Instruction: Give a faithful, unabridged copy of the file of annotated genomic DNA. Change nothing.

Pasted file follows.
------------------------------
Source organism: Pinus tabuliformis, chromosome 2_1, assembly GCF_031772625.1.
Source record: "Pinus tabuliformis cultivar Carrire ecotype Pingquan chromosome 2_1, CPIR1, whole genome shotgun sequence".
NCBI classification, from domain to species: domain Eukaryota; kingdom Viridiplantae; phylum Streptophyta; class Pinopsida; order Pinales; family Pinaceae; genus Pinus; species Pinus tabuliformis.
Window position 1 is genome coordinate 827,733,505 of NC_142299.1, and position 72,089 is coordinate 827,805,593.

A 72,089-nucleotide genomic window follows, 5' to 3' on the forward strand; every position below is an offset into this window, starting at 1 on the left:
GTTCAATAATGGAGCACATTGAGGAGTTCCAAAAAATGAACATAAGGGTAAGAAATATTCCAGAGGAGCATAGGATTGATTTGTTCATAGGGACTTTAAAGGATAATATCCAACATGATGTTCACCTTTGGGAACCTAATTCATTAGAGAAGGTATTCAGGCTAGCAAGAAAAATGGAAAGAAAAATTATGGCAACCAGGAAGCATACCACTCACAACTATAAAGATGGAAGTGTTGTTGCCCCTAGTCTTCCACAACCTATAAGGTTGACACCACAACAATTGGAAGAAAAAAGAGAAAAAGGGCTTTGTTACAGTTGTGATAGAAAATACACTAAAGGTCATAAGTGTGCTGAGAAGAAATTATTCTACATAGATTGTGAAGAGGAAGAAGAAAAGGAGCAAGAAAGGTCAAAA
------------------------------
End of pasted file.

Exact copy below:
Source organism: Pinus tabuliformis, chromosome 2_1, assembly GCF_031772625.1.
Source record: "Pinus tabuliformis cultivar Carrire ecotype Pingquan chromosome 2_1, CPIR1, whole genome shotgun sequence".
NCBI classification, from domain to species: domain Eukaryota; kingdom Viridiplantae; phylum Streptophyta; class Pinopsida; order Pinales; family Pinaceae; genus Pinus; species Pinus tabuliformis.
Window position 1 is genome coordinate 827,733,505 of NC_142299.1, and position 72,089 is coordinate 827,805,593.

A 72,089-nucleotide genomic window follows, 5' to 3' on the forward strand; every position below is an offset into this window, starting at 1 on the left:
GTTCAATAATGGAGCACATTGAGGAGTTCCAAAAAATGAACATAAGGGTAAGAAATATTCCAGAGGAGCATAGGATTGATTTGTTCATAGGGACTTTAAAGGATAATATCCAACATGATGTTCACCTTTGGGAACCTAATTCATTAGAGAAGGTATTCAGGCTAGCAAGAAAAATGGAAAGAAAAATTATGGCAACCAGGAAGCATACCACTCACAACTATAAAGATGGAAGTGTTGTTGCCCCTAGTCTTCCACAACCTATAAGGTTGACACCACAACAATTGGAAGAAAAAAGAGAAAAAGGGCTTTGTTACAGTTGTGATAGAAAATACACTAAAGGTCATAAGTGTGCTGAGAAGAAATTATTCTACATAGATTGTGAAGAGGAAGAAGAAAAGGAGCAAGAAAGGTCAAAA